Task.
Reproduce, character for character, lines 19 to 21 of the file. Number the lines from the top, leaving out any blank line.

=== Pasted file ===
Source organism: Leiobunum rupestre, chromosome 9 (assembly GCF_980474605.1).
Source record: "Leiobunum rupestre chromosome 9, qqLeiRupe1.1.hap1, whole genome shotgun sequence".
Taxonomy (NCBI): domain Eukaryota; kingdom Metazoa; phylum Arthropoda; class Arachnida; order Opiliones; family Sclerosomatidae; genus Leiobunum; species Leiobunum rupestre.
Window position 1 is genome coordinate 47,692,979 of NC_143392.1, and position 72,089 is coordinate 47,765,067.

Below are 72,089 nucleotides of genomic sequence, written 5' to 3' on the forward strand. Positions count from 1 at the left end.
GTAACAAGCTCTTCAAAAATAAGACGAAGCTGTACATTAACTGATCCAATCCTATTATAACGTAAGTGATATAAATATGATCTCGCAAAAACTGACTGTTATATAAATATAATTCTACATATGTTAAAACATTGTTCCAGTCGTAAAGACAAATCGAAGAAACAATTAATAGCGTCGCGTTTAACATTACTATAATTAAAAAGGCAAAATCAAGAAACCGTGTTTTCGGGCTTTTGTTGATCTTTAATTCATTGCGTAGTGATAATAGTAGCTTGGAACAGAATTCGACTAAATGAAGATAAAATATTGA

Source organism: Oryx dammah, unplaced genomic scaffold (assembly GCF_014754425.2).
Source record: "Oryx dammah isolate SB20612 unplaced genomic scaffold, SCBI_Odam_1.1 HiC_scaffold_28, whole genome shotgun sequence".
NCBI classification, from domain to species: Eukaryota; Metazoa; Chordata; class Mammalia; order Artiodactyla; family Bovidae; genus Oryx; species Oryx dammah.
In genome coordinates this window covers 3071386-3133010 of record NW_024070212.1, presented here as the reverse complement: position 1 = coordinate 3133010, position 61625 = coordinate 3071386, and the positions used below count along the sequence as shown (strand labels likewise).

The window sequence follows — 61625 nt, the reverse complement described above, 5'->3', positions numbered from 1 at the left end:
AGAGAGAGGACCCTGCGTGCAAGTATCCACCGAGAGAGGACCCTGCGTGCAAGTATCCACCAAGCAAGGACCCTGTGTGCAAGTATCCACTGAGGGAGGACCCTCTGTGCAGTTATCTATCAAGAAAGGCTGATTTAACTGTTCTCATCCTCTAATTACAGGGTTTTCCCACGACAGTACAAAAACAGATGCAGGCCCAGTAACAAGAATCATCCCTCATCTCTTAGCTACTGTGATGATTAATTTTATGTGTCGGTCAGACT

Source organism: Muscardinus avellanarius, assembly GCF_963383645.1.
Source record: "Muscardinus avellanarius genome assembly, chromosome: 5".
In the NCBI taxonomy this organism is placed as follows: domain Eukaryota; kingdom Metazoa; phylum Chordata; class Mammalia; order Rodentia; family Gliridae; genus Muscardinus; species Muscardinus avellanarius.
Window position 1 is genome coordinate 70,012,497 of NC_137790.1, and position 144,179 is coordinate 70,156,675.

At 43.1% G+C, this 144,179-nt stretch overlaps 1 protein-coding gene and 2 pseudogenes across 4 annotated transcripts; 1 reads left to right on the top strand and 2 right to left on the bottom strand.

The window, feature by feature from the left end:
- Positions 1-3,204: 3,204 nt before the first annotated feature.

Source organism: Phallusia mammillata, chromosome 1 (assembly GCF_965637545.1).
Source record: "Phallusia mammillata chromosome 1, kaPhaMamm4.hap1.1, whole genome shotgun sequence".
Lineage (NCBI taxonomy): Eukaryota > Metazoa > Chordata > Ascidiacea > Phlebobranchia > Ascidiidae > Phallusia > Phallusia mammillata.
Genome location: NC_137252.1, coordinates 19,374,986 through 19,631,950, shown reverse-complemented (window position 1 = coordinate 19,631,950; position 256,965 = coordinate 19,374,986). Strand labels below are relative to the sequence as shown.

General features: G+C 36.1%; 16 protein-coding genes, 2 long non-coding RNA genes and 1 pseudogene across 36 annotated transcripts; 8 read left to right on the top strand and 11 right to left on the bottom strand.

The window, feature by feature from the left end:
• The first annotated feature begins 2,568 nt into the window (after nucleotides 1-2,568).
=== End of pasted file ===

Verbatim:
- Positions 1-3,204: 3,204 nt before the first annotated feature.

Source organism: Phallusia mammillata, chromosome 1 (assembly GCF_965637545.1).
Source record: "Phallusia mammillata chromosome 1, kaPhaMamm4.hap1.1, whole genome shotgun sequence".